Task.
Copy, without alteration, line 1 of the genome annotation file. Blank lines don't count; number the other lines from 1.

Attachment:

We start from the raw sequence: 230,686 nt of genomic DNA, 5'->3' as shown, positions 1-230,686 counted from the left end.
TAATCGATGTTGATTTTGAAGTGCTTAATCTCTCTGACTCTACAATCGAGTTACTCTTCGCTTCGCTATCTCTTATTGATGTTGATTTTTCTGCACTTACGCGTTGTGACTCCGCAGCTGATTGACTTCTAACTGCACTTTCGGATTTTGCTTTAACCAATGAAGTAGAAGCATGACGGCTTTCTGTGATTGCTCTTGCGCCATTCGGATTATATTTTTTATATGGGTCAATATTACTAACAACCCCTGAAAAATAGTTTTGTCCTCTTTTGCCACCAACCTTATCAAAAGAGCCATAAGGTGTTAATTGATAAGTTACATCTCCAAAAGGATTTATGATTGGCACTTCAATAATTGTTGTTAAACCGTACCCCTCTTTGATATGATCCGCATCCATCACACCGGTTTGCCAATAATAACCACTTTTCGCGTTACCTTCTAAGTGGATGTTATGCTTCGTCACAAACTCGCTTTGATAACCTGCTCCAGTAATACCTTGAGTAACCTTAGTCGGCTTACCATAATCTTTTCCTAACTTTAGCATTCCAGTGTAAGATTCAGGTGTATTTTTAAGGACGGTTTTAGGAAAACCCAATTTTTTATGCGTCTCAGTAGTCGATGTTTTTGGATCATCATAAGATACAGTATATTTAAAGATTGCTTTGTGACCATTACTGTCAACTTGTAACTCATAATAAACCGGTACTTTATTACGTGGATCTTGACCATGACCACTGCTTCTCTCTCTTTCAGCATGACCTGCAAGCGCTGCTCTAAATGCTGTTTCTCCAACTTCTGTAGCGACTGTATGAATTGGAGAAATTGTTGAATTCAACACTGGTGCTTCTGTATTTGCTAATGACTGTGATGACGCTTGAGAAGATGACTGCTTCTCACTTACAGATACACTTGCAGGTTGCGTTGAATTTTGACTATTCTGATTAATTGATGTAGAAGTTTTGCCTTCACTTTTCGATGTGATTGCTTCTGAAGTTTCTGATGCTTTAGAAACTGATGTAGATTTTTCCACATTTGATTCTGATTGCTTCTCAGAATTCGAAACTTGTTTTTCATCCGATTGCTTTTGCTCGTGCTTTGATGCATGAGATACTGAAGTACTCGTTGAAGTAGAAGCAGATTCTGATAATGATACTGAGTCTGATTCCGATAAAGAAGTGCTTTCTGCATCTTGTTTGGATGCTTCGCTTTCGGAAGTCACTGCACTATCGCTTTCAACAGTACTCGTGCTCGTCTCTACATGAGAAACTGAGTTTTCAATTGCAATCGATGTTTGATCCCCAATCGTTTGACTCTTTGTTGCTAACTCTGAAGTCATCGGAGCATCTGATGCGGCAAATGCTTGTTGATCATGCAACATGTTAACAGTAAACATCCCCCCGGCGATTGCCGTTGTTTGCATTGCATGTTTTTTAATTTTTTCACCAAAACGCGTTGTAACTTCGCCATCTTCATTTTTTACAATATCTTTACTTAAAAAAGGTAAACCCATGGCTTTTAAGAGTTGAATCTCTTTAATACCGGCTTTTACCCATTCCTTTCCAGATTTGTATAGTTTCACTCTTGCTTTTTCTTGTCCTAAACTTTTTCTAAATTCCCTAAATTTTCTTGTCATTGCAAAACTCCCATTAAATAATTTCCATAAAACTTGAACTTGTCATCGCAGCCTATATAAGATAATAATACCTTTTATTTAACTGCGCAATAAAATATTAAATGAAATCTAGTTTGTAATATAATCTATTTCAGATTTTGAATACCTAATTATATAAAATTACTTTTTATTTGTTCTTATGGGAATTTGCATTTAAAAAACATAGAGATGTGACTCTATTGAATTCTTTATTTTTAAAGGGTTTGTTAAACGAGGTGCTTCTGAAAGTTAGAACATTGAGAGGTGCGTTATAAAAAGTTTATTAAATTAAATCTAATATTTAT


We start from the raw sequence: 230,686 nt of genomic DNA, 5'->3' as shown, positions 1-230,686 counted from the left end.